The recent rise in ethical consumerism has seen increasing numbers of corporate brands project a socially responsible and ethical image. But does having a corporate brand that is perceived to be ethical have any influence on outcome variables of interest for its product brands? This study analyzes the relationship between perceived ethicality at a corporate level, and brand trust, brand affect and brand loyalty at a product level. A theoretical framework with hypothesized relationships is developed and tested in order (...) to answer the research question. Data have been collected for 45 product categories in the fast moving consumer goods sector using a panel of 4,027 Spanish consumers. The proposed relationships are tested using structural equations modeling. The results suggest there is a positive relationship between perceived ethicality of a brand and both brand trust and brand affect. Brand affect also positively influences brand trust. Further, brand trust and brand affect both show a positive relation with brand loyalty. The managerial and academic implications of the results are discussed. (shrink)
This essay presents and reflects upon the construction of a few experimental artworks, among them Caracolomobile , that looks for poetic, aesthetic and functional possibilities to bring computer systems to the sensitive universe of human emotions, feelings and expressions. Modern and Contemporary Art have explored such qualities in unfathomable ways and nowadays is turning towards computer systems and their co-related technologies. This universe characterizes and is the focus of these experimental artworks; artworks dealing with entwined subjective and objective qualities, weaving (...) perceptions, sensations and concepts. One of them, Caracolomobile, features an art installation creating a set up for an artificial robot that recognizes humans’ affective states and answers them with movements and sounds. The robot was installed over an artificial mirror lake in an open indigo-blue space surrounded by mirrors. It perceives and discriminates human emotional states and expressions using an interface developed with a non-intrusive neural headset (The neural headset used was developed by Emotiv Systems: http://www.emotiv.com . Accessed 11 August 2011). This artwork raises questions and looks for answers inquiring about the preliminary steps for the creation of artefacts that would conduct one to poetically experiment with affect, emotion, sensations and feelings in computational systems. Other works in progress ask about the poetic possibilities of mixing computational autonomous processes and behavioural robotic procedures (Arkin 1998 ) to create artificial environments mixed with humans. (shrink)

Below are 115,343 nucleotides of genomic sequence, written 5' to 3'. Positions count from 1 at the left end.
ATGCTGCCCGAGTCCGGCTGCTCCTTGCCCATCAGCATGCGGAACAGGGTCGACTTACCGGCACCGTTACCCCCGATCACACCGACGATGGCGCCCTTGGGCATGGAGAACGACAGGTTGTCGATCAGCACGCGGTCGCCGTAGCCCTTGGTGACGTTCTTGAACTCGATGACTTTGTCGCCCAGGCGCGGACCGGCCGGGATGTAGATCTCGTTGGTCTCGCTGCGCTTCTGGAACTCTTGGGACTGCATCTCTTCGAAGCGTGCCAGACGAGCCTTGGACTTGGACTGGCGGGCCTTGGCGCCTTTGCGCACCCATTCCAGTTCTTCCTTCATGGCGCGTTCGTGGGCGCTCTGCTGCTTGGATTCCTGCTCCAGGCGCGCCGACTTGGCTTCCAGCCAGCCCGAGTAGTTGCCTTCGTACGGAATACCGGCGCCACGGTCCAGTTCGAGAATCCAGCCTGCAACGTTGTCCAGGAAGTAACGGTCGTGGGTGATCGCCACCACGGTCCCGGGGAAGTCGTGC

What do we see when we look at someone's expression of fear? I argue that one of the things that we see is fear itself. I support this view by developing a theory of affect perception. The theory involves two claims. One is that expressions are patterns of facial changes that carry information about affects. The other is that the visual system extracts and processes such information. In particular, I argue that the visual system functions to detect the affects (...) of others when they are expressed in the face. I develop my theory by drawing on empirical data from psychology and brain science. Finally, I outline a theory of the semantics of affect perception. (shrink)